When a new year rolls around, I always think it should be greeted with silliness. 2012 was much too serious, so 2013 requires a push of humor to get it through the door.
It's that way with stories, too. If we always read serious stories, I think we lose an essential part of ourselves. In other words, we need to lighten up. And one of my favorite authors, Jasper Fforde, is just the guy to help us do that.
When this Book Hog needs some silliness, I immediately turn to Fforde's incredible 'Thursday Next' series, 'The Eyre Affair' being the first. Fforde's wit fills each page, and although the stories can be a tad confusing, a few rereads will clarify everything.
I needed a silliness fix recently, but having just finished rereading the Thursday series a couple of months ago, it was time for something new. But something by the same author.
And I found it, thanks to my local library! I am forever grateful that those good librarians have the good sense to display new titles right near the front door. That's where I found Jasper's new book, and this time, it's a series for independent readers. That's right: Independent Readers. The land of 'Harry Potter' and 'The Chronicles of Narnia' and Judy Blume titles (Superfudge being one of my favorites).
'The Last Dragonslayer' contains much silliness, but not so much to confuse tender minds. The characters are the most interesting to be found. Magic rules the world, but corporate shenanigans (which are ever-present in the Thursday Next series) seek to replace the wonder by playing on people's greed. Sound familiar, dear reader?
Fifteen-year-old foundling Jennifer Strange is in charge of Kazam Mystical Arts Management, a business that hires out wizards for household projects, such as clearing drains and repairing buildings. But magic is slowly fading, and business is down. Then visions appear and one in particular sees the death of the world's last dragon at the hands of the last Dragonslayer. A battle between two kingdoms is waiting on the outskirts, while the populace waits impatiently for the dragon's demise. When the dragon dies, the race is on to claim the beast's land, a place of pure streams, sweet air, and nature at it's finest.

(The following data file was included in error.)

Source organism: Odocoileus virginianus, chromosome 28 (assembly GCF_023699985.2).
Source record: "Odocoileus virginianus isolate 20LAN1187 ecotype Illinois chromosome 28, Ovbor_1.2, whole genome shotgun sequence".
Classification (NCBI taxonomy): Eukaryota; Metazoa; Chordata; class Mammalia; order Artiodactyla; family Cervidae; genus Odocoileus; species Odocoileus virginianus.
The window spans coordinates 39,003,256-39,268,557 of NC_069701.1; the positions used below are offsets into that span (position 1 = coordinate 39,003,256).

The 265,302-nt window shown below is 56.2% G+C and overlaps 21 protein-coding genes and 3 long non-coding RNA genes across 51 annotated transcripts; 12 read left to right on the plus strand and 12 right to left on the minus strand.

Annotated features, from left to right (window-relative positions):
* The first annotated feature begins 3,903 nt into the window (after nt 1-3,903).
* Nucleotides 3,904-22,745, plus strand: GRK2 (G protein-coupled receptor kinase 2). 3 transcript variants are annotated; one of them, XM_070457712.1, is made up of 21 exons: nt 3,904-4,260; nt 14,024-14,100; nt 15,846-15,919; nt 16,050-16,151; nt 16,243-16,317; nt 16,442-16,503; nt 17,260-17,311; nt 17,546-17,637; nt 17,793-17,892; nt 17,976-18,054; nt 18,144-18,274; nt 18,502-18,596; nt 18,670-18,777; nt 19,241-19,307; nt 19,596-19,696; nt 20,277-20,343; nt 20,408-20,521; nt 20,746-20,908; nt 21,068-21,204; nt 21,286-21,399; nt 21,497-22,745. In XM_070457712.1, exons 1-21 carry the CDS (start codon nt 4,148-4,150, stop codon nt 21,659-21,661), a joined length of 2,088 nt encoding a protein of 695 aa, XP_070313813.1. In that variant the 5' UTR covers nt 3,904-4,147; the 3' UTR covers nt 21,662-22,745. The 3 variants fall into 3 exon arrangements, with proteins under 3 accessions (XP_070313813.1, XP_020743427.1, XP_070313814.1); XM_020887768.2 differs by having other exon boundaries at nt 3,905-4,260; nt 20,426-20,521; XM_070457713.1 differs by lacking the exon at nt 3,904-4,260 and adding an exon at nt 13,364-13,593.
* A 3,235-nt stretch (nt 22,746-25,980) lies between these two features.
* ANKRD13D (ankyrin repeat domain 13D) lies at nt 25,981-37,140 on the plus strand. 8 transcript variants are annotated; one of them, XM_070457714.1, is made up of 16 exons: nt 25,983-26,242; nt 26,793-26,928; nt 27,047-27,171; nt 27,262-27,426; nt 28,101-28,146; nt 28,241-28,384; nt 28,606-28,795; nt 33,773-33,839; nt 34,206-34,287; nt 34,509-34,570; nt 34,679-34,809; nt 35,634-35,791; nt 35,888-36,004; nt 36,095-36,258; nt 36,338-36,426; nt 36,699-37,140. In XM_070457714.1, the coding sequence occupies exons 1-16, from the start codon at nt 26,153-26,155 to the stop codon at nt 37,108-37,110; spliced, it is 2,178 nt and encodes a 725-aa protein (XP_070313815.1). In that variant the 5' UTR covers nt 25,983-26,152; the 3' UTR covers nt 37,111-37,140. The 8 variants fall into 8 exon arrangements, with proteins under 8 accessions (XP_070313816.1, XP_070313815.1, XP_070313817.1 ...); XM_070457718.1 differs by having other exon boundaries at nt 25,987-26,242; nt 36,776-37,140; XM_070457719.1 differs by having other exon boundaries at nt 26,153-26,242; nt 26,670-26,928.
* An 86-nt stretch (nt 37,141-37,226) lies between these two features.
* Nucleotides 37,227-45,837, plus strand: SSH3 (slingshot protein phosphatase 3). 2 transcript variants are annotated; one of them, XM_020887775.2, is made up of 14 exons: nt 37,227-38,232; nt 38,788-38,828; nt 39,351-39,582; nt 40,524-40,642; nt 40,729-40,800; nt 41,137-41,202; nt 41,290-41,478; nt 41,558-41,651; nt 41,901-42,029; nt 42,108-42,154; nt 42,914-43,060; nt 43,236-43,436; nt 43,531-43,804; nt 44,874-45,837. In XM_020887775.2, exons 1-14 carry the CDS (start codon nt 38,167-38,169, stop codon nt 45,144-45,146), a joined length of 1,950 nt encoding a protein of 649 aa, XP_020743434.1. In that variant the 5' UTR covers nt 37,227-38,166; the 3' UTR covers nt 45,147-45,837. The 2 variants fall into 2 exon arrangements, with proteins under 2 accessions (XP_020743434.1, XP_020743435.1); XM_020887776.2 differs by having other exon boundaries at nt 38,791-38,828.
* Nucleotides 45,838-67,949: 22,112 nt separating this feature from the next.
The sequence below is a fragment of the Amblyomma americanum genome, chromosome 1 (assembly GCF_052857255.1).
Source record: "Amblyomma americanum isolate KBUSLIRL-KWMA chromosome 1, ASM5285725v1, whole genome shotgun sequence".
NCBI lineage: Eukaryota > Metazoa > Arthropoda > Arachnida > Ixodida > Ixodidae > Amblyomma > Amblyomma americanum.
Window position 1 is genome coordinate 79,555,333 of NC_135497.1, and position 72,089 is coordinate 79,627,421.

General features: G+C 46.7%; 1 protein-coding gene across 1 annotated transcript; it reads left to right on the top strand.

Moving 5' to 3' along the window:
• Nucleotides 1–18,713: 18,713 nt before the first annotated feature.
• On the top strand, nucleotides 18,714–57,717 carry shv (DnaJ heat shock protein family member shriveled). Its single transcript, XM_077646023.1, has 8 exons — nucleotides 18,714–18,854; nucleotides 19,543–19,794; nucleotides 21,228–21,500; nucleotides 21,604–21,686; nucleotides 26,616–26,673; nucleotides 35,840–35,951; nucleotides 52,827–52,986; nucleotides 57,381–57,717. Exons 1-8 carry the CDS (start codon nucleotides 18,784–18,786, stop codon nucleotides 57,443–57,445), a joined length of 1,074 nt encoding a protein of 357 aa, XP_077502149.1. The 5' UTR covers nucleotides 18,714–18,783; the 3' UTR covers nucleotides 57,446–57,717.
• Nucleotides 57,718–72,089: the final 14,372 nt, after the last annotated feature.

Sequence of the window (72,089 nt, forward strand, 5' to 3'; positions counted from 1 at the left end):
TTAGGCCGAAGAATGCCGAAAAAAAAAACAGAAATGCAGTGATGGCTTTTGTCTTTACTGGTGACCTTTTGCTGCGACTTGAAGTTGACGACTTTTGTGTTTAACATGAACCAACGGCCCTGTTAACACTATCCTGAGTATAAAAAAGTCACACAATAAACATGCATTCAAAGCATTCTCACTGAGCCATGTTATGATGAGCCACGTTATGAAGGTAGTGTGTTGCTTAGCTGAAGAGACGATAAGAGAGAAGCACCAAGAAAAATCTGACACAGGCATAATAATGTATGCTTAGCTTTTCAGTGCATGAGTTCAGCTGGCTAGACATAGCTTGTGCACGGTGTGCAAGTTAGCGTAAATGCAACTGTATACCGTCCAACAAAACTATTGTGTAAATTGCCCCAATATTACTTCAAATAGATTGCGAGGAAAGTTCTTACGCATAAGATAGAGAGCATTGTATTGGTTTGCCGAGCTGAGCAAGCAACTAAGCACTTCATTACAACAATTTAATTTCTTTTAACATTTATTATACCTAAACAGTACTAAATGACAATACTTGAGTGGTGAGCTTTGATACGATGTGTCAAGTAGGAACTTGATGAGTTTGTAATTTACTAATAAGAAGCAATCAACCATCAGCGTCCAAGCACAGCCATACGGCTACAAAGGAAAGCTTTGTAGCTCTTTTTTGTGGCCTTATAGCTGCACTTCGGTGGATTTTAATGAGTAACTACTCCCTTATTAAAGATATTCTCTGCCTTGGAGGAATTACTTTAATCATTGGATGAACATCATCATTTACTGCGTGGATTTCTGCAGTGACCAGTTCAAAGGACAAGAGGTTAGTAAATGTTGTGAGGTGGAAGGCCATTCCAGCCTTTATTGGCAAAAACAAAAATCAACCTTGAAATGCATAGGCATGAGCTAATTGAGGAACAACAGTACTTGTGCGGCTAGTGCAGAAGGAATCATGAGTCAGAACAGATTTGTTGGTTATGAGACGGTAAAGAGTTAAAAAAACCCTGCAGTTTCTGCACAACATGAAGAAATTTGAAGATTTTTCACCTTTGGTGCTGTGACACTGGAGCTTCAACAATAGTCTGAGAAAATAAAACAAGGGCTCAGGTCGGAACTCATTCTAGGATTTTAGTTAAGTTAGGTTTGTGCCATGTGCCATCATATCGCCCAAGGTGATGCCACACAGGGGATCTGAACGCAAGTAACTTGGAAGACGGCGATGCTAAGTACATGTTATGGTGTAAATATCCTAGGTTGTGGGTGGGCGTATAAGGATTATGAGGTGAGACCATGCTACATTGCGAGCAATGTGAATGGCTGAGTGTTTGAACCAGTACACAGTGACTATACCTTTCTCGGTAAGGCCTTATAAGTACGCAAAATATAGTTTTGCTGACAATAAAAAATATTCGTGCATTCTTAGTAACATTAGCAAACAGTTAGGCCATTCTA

Jennifer is feisty and smart, courageous and loyal. Her friend, a frightening Quarkbeast (but only to those who don't really know him), is always by her side. But it is the wizard Lady Mawgon who reminded me most of the Thursday Next series (you'll know what I mean if you've the books. And if you haven't, do it now!)
Fforde's story carries a deep message, despite the humor. Perhaps that's the only way he can get our attention. We must preserve what is pure and fine, and always stay vigilant in the fight to hold back the basest greed.
So, start out 2013 reading a bit of silliness. Children's books are a great place to begin.
Just ask a librarian.